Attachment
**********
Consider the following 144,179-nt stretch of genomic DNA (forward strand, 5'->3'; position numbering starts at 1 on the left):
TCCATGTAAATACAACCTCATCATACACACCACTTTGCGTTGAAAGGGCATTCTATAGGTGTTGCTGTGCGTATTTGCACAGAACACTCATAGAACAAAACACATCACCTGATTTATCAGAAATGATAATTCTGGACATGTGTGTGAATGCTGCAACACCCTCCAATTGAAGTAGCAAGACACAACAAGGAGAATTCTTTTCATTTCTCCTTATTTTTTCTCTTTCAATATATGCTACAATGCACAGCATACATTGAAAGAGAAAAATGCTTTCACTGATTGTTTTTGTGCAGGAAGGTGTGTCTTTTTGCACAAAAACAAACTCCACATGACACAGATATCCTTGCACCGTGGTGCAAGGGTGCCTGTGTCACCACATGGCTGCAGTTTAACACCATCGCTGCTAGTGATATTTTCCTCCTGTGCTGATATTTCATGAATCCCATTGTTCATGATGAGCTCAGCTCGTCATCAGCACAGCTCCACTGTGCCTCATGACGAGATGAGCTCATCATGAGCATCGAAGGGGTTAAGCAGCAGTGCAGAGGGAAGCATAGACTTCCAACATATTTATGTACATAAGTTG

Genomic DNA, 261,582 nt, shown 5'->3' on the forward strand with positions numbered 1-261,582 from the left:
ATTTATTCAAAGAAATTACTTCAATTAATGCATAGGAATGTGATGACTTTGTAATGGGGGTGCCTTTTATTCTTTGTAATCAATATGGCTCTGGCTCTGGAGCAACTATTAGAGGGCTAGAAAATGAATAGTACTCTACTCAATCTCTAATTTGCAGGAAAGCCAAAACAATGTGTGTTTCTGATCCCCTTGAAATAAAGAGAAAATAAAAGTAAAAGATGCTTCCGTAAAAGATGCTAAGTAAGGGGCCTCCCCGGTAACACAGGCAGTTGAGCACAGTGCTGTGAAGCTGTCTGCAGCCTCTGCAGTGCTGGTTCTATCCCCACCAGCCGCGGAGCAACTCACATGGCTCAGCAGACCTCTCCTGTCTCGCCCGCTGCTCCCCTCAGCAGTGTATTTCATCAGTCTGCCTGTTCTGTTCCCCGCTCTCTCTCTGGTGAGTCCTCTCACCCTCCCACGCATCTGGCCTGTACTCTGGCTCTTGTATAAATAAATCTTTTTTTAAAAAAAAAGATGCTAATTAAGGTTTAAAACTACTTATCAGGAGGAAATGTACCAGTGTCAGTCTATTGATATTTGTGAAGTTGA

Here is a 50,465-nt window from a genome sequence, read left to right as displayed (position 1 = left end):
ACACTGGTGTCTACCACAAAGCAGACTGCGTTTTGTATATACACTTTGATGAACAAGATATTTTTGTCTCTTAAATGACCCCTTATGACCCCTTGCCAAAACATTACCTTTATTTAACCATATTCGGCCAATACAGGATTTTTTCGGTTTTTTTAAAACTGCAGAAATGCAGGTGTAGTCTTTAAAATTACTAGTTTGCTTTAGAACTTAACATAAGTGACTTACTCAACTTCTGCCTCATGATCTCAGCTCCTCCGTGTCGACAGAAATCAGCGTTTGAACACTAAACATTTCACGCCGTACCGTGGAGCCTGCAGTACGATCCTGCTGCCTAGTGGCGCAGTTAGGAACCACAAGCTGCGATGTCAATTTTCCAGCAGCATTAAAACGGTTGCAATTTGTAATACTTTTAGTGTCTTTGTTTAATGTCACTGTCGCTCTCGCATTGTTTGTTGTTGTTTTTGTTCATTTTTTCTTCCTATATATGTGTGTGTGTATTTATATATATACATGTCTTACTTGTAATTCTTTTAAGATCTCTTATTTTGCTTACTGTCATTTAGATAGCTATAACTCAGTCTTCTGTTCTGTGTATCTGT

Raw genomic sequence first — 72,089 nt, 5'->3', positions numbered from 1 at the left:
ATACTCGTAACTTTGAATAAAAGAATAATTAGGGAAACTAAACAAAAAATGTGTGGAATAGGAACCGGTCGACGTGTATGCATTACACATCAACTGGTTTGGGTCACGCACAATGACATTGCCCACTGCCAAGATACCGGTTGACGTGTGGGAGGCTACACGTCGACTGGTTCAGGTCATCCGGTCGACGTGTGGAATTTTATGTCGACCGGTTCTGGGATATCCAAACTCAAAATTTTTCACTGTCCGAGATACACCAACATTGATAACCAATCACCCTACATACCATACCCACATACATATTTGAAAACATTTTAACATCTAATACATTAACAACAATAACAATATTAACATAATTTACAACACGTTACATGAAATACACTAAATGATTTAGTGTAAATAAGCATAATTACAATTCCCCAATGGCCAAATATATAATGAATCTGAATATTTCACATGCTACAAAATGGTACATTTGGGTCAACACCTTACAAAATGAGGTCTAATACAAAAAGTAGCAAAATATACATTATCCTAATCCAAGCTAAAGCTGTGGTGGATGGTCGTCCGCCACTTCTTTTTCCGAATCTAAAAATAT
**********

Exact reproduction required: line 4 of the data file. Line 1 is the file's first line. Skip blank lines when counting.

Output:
ATTTATTCAAAGAAATTACTTCAATTAATGCATAGGAATGTGATGACTTTGTAATGGGGGTGCCTTTTATTCTTTGTAATCAATATGGCTCTGGCTCTGGAGCAACTATTAGAGGGCTAGAAAATGAATAGTACTCTACTCAATCTCTAATTTGCAGGAAAGCCAAAACAATGTGTGTTTCTGATCCCCTTGAAATAAAGAGAAAATAAAAGTAAAAGATGCTTCCGTAAAAGATGCTAAGTAAGGGGCCTCCCCGGTAACACAGGCAGTTGAGCACAGTGCTGTGAAGCTGTCTGCAGCCTCTGCAGTGCTGGTTCTATCCCCACCAGCCGCGGAGCAACTCACATGGCTCAGCAGACCTCTCCTGTCTCGCCCGCTGCTCCCCTCAGCAGTGTATTTCATCAGTCTGCCTGTTCTGTTCCCCGCTCTCTCTCTGGTGAGTCCTCTCACCCTCCCACGCATCTGGCCTGTACTCTGGCTCTTGTATAAATAAATCTTTTTTTAAAAAAAAAGATGCTAATTAAGGTTTAAAACTACTTATCAGGAGGAAATGTACCAGTGTCAGTCTATTGATATTTGTGAAGTTGA